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Technical Paper

Effects of Cetane Number, Aromatics, and Oxygenates on Emissions From a 1994 Heavy-Duty Diesel Engine With Exhaust Catalyst

A Coordinating Research Council sponsored test program was conducted to determine the effects of diesel fuel properties on emissions from two heavy-duty diesel engines designed to meet EPA emission requirements for 1994. Results for a prototype 1994 DDC Series 60 were reported in SAE Paper 941020. This paper reports the results from a prototype 1994 Navistar DTA-466 engine equipped with an exhaust catalyst. A set of ten fuels having specific variations in cetane number, aromatics, and oxygen were used to study effects of these fuel properties on emissions. Using glycol diether compounds as an oxygenated additive, selected diesel fuels were treated to obtain 2 and 4 mass percent oxygen. Cetane number was increased for selected fuels using a cetane improver. Emissions were measured during transient FTP operation of the Navistar engine tuned for a nominal 5 g/hp-hr NOx, then repeated using a 4 g/hp-hr NOx calibration.
Technical Paper

Effects of Cetane Number on Emissions From a Prototype 1998 Heavy-Duty Diesel Engine

As stringent emission regulations further constrain engine manufacturers by tightening both NOx and particulate emission limits, a knowledge of fuel effects becomes more important than ever. Among the fuel properties that affect heavy-duty diesel engine emissions, cetane number can be very important. Part of the CRC-APRAC VE-10 Project was developed to quantify the effects of cetane number on NOx and other emissions from a prototype 1998 Detroit Diesel Series 60. Three fuels with different natural cetane number (41, 45, 52) were treated with several levels and types of cetane improvers to study a range of cetane number from 40 to 60. Statistical analysis was used to define how regulated emissions from this prototype 1998 engine decreased with chemically-induced cetane number increase. Variation of HC, CO, NOx, and PM were modeled using a combination of a fuel's naturally-occurring cetane number and its total cetane number obtained with cetane improver.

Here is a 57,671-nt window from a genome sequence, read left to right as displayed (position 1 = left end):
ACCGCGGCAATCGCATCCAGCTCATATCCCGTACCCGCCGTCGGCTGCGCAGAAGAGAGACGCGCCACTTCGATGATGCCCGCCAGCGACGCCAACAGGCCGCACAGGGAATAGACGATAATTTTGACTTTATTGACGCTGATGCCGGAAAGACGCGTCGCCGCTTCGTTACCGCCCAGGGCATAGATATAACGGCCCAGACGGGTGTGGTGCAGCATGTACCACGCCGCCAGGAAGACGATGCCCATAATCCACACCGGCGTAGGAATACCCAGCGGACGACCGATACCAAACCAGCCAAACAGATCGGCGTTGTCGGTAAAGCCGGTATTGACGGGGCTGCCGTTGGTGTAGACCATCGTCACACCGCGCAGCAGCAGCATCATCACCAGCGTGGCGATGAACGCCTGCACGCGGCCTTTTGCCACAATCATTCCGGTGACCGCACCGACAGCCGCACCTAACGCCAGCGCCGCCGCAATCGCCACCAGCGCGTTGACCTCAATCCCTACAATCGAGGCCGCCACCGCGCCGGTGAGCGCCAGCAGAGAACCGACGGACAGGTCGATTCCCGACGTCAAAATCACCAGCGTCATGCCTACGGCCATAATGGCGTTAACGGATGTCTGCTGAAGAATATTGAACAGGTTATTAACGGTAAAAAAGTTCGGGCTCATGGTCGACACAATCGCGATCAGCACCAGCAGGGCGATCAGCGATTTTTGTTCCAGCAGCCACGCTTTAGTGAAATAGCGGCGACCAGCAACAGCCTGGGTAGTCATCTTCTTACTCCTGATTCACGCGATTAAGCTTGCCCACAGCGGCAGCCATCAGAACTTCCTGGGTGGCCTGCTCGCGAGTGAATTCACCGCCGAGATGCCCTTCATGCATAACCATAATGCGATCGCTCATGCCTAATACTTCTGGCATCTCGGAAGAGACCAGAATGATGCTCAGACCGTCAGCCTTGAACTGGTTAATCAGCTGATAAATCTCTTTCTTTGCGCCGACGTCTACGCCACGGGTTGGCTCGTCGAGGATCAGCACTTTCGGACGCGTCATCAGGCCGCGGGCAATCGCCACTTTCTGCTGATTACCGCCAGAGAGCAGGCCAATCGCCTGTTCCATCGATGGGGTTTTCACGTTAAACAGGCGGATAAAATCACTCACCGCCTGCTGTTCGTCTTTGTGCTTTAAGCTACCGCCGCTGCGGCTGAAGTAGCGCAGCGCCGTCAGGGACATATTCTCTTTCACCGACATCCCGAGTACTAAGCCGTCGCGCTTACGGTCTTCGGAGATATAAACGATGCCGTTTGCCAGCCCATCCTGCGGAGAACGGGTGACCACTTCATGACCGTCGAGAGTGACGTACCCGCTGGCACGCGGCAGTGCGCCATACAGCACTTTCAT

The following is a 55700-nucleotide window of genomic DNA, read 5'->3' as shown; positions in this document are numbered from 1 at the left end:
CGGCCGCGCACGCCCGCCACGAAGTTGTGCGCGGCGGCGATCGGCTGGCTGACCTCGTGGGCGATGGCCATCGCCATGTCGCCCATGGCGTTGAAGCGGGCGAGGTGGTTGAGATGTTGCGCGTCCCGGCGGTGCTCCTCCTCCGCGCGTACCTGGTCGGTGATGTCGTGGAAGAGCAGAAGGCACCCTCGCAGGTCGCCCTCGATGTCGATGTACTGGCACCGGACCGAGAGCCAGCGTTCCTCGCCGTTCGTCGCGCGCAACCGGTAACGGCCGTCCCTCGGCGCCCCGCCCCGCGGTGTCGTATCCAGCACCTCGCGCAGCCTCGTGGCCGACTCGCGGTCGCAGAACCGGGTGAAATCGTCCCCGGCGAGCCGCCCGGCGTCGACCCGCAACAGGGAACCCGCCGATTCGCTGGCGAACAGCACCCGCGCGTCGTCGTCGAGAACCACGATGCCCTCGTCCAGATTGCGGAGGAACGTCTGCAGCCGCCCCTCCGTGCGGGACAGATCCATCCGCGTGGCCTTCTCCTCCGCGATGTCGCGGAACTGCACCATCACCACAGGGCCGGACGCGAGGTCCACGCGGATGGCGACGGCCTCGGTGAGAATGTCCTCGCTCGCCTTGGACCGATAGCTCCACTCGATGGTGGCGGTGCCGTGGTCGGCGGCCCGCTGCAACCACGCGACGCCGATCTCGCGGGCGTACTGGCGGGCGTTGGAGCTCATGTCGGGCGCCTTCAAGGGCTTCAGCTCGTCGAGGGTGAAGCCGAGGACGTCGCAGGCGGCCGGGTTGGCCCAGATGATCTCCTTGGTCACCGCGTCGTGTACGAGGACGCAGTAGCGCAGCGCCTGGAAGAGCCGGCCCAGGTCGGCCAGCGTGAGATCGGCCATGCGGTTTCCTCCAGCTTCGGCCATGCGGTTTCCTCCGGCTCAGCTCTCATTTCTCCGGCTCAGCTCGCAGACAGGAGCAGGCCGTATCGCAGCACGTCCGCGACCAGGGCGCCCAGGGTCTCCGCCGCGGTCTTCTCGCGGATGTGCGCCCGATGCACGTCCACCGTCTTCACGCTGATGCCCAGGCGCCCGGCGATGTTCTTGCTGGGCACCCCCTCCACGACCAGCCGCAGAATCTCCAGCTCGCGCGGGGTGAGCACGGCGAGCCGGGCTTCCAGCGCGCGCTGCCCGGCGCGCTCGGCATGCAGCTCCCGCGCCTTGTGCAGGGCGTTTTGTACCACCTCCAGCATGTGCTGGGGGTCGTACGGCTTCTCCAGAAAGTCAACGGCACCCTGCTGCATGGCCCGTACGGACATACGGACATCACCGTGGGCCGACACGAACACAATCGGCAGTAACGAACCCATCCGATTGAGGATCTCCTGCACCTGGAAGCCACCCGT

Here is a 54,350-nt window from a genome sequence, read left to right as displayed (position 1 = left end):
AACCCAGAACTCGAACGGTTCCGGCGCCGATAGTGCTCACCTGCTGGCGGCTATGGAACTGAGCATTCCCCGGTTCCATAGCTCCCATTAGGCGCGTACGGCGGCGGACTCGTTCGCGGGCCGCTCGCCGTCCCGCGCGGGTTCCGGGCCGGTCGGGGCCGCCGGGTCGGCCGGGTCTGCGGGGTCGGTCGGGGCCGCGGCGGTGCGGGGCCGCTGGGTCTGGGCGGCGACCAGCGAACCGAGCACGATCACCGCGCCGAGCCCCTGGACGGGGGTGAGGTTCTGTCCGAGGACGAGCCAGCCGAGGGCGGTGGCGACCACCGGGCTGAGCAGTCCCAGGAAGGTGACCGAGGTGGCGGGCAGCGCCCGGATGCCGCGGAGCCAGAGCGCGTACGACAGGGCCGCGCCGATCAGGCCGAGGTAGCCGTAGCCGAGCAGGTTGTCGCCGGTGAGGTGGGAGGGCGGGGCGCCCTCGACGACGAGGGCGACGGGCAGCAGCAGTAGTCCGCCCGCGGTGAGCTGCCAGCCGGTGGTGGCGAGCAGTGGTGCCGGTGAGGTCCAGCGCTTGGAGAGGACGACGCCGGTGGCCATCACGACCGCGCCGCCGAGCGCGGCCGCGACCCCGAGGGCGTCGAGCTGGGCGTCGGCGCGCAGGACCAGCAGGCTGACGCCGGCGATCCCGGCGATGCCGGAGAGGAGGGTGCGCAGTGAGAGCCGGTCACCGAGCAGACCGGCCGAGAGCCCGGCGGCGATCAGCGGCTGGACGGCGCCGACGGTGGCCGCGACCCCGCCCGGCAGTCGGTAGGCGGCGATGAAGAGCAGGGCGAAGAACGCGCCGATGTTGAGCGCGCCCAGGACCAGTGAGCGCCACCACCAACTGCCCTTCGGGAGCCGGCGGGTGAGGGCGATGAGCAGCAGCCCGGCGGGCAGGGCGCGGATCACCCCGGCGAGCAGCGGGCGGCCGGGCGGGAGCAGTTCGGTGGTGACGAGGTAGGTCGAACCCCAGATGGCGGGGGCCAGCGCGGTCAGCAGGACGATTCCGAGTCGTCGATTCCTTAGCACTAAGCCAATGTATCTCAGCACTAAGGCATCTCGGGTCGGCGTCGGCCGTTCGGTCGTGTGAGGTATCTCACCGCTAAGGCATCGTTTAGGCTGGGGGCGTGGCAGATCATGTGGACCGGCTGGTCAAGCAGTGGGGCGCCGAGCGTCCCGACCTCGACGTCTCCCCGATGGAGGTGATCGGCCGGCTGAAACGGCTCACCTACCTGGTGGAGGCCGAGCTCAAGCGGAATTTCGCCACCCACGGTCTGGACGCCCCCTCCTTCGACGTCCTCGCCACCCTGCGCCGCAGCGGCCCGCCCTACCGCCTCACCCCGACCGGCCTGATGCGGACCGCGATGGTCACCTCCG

Technical Paper

Effects of Cetane Number, Cetane Improver, Aromatics, and Oxygenates on 1994 Heavy-Duty Diesel Engine Emissions

Several studies have investigated the effects of diesel fuel properties on heavy-duty engine emissions. The objective of this CRC-sponsored test program was to determine the effects of oxygenated diesel fuel, and to further investigate the effects of cetane number and aromatic content on emissions from a heavy-duty engine set to obtain transient NOx emissions below 5 and then 4 g/hp-hr. A fuel set was developed with controlled variations in cetane number, aromatics, and oxygen to superette their effects on emissions. Ignition improver was used to increase cetane number of several fuels. Oxygenated diesel fuel was achieved by adding a “glyme” compound to selected fuels to obtain 2 and 4 mass percent oxygen concentrations. With these fuels, emissions were measured over the EPA transient FTP using a prototype 1994 DDC Series 60 tuned for 5 and then 4 g/hp-hr NOx. No exhaust aftertreatment device was used on this engine.
Technical Paper

Relationships Between Fuel Properties and Composition and Diesel Engine Combustion Performance and Emissions

Five different diesel fuel feedstocks were processed to two levels of aromatic (0.05 sulfur, and then 10 percent) content. These materials were distilled into 6 to 8 narrow boiling range fractions that were each characterized in terms of the properties and composition. The fractions were also tested at five different speed load conditions in a single cylinder engine where high speed combustion data and emissions measurements were obtained. Linear regression analysis was used to develop relationships between the properties and composition, and the combustion and emissions characteristics as determined in the engine. The results are presented in the form of the regression equations and discussed in terms of the relative importance of the various properties in controlling the combustion and emissions characteristics. The results of these analysis confirm the importance of aromatic content on the cetane number, the smoke and the NOx emissions.